### Modeling biomolecular profiles in a graph-structured sample space for clinical outcome prediction with melanoma and ovarian cancer patients

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*M. Notaro;A. Petrini;P. Perlasca;M. Mesiti;E. Casiraghi;M. Frasca;G. Grossi;M. Re;G. Valentini*

##### 2017

#### Abstract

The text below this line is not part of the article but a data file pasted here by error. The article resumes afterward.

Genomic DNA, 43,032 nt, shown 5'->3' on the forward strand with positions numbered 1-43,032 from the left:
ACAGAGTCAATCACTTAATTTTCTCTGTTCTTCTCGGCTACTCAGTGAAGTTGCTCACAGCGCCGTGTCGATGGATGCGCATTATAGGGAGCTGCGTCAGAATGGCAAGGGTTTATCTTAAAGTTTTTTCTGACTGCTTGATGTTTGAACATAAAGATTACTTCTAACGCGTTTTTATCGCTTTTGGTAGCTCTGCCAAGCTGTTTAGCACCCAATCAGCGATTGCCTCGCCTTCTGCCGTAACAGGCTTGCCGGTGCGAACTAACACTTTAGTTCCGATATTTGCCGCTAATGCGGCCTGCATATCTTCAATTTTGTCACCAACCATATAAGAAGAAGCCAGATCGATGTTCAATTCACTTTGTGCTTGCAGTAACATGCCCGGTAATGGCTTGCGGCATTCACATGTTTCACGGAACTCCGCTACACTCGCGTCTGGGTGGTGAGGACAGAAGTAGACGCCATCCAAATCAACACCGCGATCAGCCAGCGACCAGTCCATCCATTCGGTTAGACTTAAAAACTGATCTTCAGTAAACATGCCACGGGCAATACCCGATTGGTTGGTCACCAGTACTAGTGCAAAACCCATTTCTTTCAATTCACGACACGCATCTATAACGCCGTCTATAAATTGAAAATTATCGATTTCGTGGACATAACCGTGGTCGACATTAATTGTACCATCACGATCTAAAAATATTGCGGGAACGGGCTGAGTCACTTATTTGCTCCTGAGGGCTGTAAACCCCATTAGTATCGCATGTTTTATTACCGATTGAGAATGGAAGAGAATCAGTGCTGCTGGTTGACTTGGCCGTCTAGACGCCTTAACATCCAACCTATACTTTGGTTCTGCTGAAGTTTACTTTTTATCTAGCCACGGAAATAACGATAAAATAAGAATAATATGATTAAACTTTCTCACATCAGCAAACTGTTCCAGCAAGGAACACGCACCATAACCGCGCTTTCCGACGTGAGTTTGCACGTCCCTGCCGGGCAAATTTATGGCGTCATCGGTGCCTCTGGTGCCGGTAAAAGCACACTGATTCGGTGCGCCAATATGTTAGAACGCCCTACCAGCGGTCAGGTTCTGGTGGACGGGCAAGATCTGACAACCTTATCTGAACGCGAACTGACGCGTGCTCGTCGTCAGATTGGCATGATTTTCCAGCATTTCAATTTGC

Motivation Phenotype and outcome prediction using a set of selected biomarkers (e.g. gene expression signatures or allelic configurations of SNPs) are well-established problems in the context of computational biology. State-of-the-art methods are largely based on inductive supervised models that use selected biomarkers to predict the phenotype or outcome of interest, and several works showed the effectiveness of these methods. Nevertheless supervised inductive models do not explicitly take into account the functional or the genetic relationships between individuals, in the sense that they usually use vectors of selected biomarkers to discriminate between patients and do not directly exploit the existing relationships between them. Recently the emerging discipline of “Network Medicine” opened a new “systemic” approach to unravel the molecular mechanisms underlying diseases, by analyzing the functional relationships between biomolecular entities (i.e. proteins, genes, metabolites) in the “biomarker space” with the aim, e.g., of ranking genes with respect to a given phenotype or disease. In this work we introduce a novel “Network Medicine”-based approach in which biomolecular profiles of patients are modeled in a graph-structured “sample space” instead of the “biomarker space”. Our aim is to transfer the systemic approach usually applied to analyze networks of biomolecules in the context of networks of samples/patients constructed relying on the similarities between the biomolecular profiles of patients. Methods From a machine learning standpoint this problem can be modeled as a semi-supervised node label ranking prediction problem in a graph, where samples are nodes, edges functional relationships between molecular profiles and the labels represent the clinical outcome or more in general a phenotypic variable to be predicted. We construct networks of patients on the basis of their functional or genetic similarities, and then we apply a semi-supervised transductive method to predict the phenotype or the clinical outcome of patients. To this end we propose a novel network-based semi-supervised learning algorithm Sample-Net (S-Net) that exploits the relationships between samples coded in the network and the a priori knowledge available for a subset of samples (patients) to predict the clinical outcome of patients. At first S-Net computes the functional similarity matrix between samples by using the correlation between the biomolecular profiles of each sample. The resulting similarity matrix S represents a basic adjacency matrix for the graph of samples and then a graph-kernel (e.g. a random walk kernel) can be applied to S to enrich the original graph with new edges according to the topological characteristics of the graph itself (Fig.1). This enriched “kernelized” graph is then used to infer the phenotypic variable of interest associated with each sample (node) by adopting simple local learning strategies based on the guilt-by-association principle. We note that even if we use simple local learning strategies, global learning strategies are implicitly applied through the graph-kernels. Results We applied S-Net to two different publicly available datasets of patients afflicted with a specific type of tumor: melanoma and ovarian cancer. We show that network-based methods in the sample space achieve results competitive with classical supervised inductive systems. Moreover the graph representation of the samples can be easily visualized (Fig.1), and can be used to gain visual clues about the relationships between samples, taking into account the phenotype associated or predicted for each sample. To our knowledge this is the first work that proposes graph-based algorithms working in the kernelized sample space of the biomolecular profiles of the patients to predict their phenotype or outcome, thus contributing with a novel research line in the framework of the Network Medicine.##### Pubblicazioni consigliate